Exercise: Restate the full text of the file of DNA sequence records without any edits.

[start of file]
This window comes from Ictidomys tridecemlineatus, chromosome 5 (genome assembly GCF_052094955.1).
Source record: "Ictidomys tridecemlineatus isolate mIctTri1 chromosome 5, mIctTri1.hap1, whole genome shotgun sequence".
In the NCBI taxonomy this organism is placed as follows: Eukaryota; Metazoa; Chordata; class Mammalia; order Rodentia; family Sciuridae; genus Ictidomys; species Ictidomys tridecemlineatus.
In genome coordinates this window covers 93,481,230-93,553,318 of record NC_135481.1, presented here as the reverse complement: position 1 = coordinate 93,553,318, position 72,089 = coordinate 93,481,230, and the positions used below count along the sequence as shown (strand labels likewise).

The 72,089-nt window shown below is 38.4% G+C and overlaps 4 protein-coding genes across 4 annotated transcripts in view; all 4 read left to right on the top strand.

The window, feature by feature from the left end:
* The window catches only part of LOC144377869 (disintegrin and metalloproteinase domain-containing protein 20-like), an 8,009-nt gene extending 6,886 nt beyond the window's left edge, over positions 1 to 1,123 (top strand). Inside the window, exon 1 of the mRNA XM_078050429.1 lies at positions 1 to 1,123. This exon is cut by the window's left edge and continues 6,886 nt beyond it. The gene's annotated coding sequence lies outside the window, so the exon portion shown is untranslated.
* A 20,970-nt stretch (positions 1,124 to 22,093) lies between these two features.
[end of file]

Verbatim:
This window comes from Ictidomys tridecemlineatus, chromosome 5 (genome assembly GCF_052094955.1).
Source record: "Ictidomys tridecemlineatus isolate mIctTri1 chromosome 5, mIctTri1.hap1, whole genome shotgun sequence".
In the NCBI taxonomy this organism is placed as follows: Eukaryota; Metazoa; Chordata; class Mammalia; order Rodentia; family Sciuridae; genus Ictidomys; species Ictidomys tridecemlineatus.
In genome coordinates this window covers 93,481,230-93,553,318 of record NC_135481.1, presented here as the reverse complement: position 1 = coordinate 93,553,318, position 72,089 = coordinate 93,481,230, and the positions used below count along the sequence as shown (strand labels likewise).

The 72,089-nt window shown below is 38.4% G+C and overlaps 4 protein-coding genes across 4 annotated transcripts in view; all 4 read left to right on the top strand.

The window, feature by feature from the left end:
* The window catches only part of LOC144377869 (disintegrin and metalloproteinase domain-containing protein 20-like), an 8,009-nt gene extending 6,886 nt beyond the window's left edge, over positions 1 to 1,123 (top strand). Inside the window, exon 1 of the mRNA XM_078050429.1 lies at positions 1 to 1,123. This exon is cut by the window's left edge and continues 6,886 nt beyond it. The gene's annotated coding sequence lies outside the window, so the exon portion shown is untranslated.
* A 20,970-nt stretch (positions 1,124 to 22,093) lies between these two features.